Fig. 5. Diffraction patterns of a surface of a cell with the budding RNA-containing onkovirusa: and — formation of usual forms of an oncogenous virus (it is specified by shooters) type From a leukosis of mice (ultrathin section); — formation of the minimum form of an onkovirus of the C (1) type and usual extracellular onkovirus of the C (2) type — ultrathin section; in — an extracellular minimum form of an onkovirus of type A (negative contrasting); — an extracellular minimum form of an onkovirus of type C (ultrathin section, X 100 000).

In addition to usual RNA-containing of oncogenous viruses (fig. 5, a), described the RNA-containing O. so-called minimum forms of century (fig. 5, in, d), to-rye are found in population of onkovirus of type A, C and D. They differ in smaller size and form or on a surface of a cell, or in the course of fragmentation of extracellular onkovirus under unfavorable conditions of cultivation. In similar conditions numerous abnormal forms of onkovirus, in particular their huge forms (fig. 6) come to light.

Fig. 6. Diffraction patterns of huge forms of oncogenous RNA-containing of viruses: and — budding of huge forms of an onkovirus of type A (1 — huge onkovirus, 2 — budding usual onkovirus, 3 — a cell membrane); — on the right — an extracellular huge form of an onkovirus of type C (3 — a viral envelope, 2 — a core of a virus); at the left — usual onkovirus type C (ultrathin cuts, X 70 000).

The big role in formation of a modern onkovirusologiya belongs to the Soviet scientist L. A. Zilber who for the first time stated a hypothesis of a possibility of integrative interaction of tumoral viruses and cells, edges afterwards gained full and universal recognition as the viruso-genetic theory of developing of tumors (L. A. Zilber, 1968).

In process of accumulation of data there was the following scheme of the mechanism of virus carcinogenesis. Virus genetic material is fixed in a cell, becomes a component of a cellular genome. As a part of the fixed virus genome is available a gene (genes), the product to-rogo directly is responsible for transformation of a normal cell in tumoral (such genes received the name of oncogenes). The product of an oncogene («cancer protein») which is formed as a result of functioning of an oncogene with firmness breaks normal regulation of cellular division — the cell becomes tumoral. As for volumetric and physical cancerogenic factors, they increase activity till that time of the viruses which were not showing the tumoral nature.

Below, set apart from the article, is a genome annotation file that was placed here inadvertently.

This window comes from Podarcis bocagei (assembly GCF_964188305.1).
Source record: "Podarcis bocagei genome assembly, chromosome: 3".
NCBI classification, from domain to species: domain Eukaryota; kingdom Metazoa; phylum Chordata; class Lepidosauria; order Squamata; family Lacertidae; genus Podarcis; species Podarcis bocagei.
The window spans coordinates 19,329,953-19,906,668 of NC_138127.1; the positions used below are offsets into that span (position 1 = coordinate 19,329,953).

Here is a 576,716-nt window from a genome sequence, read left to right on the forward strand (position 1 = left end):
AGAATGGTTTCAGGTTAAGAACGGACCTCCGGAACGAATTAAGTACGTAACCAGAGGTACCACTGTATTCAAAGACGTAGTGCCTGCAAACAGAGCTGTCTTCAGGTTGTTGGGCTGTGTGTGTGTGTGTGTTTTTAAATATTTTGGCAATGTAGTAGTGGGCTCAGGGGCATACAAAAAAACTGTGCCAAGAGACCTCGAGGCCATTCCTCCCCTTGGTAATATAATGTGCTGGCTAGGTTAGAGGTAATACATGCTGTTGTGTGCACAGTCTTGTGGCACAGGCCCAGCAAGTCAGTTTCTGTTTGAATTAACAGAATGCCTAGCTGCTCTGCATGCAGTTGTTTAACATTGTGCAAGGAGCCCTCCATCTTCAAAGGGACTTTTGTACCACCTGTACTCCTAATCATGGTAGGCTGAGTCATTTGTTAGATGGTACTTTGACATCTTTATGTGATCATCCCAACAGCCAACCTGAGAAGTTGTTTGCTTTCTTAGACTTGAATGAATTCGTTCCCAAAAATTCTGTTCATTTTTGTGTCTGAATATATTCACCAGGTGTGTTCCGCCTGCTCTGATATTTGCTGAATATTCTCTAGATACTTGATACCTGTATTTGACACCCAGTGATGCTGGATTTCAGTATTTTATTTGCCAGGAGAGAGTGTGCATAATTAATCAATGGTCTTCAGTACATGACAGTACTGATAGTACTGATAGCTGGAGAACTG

Strengthening of oncogenic properties O. of century at infection of animals not - oncogenous viruses was for the first time described by the Soviet virologist N. P. Mazurenko in 1957 — 1962 and received the name of a virusnovirusny kokantserogenez (see. Carcinogenesis ).

In addition to RNA-containing O. of the century getting to a cell from the outside so-called endogenous onkovirusa, genetic information are found to-rykh contains in a genome of all cells of this species of animals (including and in a genome of sex cells). Cells of natural owners of all known endogenous viruses are adverse for reproduction of these viruses. The role of endogenous onkovirus is unknown. The Soviet virologists V. M. Zhdanov and T. I. Tikhonenko suggested that these endogenous onkovirusa can be one of factors of a cellular differentiation and exchange of genetic information in the biosphere.